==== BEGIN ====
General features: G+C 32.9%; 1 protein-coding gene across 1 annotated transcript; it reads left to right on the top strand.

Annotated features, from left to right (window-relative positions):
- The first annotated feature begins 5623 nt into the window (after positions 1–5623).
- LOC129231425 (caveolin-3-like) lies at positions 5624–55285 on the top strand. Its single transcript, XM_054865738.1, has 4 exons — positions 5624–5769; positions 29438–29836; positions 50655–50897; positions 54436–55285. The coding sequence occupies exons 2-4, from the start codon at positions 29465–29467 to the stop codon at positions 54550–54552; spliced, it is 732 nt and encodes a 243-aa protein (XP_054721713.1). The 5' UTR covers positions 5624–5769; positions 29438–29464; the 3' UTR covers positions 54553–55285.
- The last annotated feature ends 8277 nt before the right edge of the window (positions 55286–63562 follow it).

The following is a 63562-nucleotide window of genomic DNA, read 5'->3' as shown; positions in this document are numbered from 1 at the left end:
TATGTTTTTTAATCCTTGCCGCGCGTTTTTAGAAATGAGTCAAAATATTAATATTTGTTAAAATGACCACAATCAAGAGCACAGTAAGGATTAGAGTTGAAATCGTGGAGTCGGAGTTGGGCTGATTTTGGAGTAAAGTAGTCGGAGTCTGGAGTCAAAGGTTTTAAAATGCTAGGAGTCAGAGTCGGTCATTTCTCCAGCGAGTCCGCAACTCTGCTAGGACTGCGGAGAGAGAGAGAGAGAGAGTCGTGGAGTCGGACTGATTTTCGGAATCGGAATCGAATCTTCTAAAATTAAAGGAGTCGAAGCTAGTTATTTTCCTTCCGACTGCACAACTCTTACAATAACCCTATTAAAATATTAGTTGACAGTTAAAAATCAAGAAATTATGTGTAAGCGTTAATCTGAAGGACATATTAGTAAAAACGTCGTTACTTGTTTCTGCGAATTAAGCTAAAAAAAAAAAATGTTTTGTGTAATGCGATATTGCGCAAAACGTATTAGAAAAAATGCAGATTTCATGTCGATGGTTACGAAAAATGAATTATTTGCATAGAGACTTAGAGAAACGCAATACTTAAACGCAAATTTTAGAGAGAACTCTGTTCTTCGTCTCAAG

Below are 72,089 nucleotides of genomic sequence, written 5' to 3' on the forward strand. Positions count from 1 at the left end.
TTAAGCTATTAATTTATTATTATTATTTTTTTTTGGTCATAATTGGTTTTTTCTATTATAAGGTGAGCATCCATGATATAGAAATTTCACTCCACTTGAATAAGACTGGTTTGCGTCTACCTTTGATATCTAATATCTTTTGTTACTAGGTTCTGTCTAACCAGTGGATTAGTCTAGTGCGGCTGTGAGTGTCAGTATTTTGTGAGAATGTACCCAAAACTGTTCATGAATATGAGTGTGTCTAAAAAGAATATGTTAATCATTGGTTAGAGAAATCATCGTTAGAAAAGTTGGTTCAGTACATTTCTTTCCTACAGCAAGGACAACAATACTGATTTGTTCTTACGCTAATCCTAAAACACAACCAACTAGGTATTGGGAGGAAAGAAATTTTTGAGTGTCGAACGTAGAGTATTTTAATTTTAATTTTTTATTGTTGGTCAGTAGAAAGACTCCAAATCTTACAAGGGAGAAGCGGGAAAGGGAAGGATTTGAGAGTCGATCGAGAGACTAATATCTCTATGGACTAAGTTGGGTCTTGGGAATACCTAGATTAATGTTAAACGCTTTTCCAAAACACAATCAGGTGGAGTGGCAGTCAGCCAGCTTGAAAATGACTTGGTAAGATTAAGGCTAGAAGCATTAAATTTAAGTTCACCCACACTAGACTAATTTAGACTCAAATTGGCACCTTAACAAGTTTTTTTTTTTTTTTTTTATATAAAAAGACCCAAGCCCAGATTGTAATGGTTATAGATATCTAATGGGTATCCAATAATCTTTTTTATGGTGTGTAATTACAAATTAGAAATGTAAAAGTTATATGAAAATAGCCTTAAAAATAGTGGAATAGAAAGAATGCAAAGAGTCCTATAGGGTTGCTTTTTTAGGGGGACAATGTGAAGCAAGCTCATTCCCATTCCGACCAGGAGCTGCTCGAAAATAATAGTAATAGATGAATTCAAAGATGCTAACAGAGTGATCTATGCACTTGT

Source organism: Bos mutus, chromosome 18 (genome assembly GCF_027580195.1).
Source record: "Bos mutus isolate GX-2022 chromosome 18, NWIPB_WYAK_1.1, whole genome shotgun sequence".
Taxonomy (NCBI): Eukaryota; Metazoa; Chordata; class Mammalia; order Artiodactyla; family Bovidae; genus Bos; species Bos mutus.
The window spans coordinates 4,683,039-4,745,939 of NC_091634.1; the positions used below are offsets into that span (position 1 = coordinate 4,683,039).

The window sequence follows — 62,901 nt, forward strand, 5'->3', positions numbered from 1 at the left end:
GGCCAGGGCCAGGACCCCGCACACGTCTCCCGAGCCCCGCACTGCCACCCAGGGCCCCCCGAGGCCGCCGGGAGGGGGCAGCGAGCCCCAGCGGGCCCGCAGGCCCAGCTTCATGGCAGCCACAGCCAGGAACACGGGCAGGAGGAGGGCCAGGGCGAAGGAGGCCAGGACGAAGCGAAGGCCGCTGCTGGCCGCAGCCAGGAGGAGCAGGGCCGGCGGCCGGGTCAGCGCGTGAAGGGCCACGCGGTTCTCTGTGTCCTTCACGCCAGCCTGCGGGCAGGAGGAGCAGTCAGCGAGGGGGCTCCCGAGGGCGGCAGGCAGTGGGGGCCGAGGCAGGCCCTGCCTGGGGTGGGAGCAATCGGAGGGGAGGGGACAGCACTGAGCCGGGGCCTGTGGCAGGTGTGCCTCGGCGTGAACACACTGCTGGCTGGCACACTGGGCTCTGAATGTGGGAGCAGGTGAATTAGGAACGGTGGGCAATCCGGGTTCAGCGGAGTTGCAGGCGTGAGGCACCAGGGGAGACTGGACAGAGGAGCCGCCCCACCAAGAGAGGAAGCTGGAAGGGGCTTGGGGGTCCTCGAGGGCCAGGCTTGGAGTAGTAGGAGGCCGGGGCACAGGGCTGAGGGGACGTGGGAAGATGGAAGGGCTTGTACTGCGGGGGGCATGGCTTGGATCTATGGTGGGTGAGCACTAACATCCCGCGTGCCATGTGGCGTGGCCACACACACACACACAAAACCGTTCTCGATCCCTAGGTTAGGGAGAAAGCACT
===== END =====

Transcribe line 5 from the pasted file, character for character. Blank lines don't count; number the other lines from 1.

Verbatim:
- The last annotated feature ends 8277 nt before the right edge of the window (positions 55286–63562 follow it).